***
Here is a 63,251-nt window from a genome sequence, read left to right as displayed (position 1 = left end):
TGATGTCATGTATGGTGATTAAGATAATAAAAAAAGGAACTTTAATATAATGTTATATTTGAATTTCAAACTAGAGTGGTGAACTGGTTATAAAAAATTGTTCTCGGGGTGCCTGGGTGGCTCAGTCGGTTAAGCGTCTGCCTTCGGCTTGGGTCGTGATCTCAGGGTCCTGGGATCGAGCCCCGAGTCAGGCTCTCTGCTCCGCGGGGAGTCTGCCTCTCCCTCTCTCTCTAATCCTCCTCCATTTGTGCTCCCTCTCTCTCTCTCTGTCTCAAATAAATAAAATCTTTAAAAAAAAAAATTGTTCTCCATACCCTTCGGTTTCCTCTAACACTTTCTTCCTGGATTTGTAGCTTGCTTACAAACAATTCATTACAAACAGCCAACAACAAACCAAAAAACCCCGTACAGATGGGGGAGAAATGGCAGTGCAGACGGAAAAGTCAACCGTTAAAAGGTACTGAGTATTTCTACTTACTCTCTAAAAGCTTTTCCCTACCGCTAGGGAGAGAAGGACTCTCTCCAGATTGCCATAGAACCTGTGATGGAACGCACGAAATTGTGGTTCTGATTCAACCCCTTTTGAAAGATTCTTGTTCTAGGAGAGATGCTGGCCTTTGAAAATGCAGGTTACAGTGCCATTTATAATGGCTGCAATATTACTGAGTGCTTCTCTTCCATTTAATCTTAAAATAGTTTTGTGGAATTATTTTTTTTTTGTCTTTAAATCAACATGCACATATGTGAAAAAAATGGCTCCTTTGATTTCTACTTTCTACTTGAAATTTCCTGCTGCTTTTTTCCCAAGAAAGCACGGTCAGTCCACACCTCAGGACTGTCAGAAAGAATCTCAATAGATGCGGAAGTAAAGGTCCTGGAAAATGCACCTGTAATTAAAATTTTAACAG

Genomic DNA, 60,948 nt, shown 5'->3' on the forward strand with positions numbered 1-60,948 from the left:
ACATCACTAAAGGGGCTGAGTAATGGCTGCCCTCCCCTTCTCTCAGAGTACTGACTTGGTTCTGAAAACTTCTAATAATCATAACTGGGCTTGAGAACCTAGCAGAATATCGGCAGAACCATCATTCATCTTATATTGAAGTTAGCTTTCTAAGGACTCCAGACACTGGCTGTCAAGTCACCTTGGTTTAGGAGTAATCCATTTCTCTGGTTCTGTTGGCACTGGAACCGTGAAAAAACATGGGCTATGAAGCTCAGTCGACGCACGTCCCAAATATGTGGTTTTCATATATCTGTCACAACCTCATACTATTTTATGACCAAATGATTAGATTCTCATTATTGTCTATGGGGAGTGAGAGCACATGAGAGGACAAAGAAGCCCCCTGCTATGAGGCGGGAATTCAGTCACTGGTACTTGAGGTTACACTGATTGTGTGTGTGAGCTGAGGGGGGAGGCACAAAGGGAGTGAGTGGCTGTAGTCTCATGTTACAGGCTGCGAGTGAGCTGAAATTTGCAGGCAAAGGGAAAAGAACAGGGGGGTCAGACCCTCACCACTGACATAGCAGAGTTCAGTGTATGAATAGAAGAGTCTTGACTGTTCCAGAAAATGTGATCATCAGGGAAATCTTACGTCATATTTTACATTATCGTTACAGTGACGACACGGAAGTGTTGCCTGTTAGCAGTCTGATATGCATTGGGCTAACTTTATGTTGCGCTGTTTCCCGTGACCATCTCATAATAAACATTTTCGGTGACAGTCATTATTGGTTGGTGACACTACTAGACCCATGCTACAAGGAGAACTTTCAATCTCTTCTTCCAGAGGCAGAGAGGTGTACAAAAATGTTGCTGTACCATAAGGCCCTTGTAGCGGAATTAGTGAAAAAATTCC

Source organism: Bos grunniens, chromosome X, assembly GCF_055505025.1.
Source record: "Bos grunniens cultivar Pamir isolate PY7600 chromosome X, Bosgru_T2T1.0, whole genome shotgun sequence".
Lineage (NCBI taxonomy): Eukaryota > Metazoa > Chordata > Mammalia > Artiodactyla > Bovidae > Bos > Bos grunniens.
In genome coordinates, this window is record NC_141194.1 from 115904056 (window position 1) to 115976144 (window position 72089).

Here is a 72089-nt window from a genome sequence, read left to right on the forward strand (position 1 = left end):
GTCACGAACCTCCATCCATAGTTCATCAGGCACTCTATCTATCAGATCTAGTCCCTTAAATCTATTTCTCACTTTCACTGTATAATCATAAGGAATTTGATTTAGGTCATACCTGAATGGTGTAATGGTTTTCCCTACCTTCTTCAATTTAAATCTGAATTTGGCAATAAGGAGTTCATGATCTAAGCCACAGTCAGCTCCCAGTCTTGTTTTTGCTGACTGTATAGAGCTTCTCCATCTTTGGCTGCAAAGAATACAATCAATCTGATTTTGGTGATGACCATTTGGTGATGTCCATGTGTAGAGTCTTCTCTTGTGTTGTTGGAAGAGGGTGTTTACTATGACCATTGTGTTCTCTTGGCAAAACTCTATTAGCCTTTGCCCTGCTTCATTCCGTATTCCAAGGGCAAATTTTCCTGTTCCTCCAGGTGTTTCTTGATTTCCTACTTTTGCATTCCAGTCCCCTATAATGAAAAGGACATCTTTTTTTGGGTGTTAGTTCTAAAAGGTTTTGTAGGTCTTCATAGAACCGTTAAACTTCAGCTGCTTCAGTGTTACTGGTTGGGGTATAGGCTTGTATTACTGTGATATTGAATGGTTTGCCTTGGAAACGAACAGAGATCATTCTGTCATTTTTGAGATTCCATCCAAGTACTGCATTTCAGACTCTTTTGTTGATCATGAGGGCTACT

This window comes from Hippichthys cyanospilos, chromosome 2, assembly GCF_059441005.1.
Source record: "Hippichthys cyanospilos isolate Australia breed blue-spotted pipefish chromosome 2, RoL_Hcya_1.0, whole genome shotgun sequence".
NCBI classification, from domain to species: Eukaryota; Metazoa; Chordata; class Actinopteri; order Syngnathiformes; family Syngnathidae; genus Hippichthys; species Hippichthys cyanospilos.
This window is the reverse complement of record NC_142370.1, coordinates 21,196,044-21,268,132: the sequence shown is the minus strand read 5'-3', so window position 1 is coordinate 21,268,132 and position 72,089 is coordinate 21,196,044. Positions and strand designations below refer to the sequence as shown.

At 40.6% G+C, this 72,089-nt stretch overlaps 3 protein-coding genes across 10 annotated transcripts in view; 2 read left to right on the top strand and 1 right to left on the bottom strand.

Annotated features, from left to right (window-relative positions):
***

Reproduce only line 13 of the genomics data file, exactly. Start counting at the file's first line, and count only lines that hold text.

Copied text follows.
NCBI classification, from domain to species: Eukaryota; Metazoa; Chordata; class Actinopteri; order Syngnathiformes; family Syngnathidae; genus Hippichthys; species Hippichthys cyanospilos.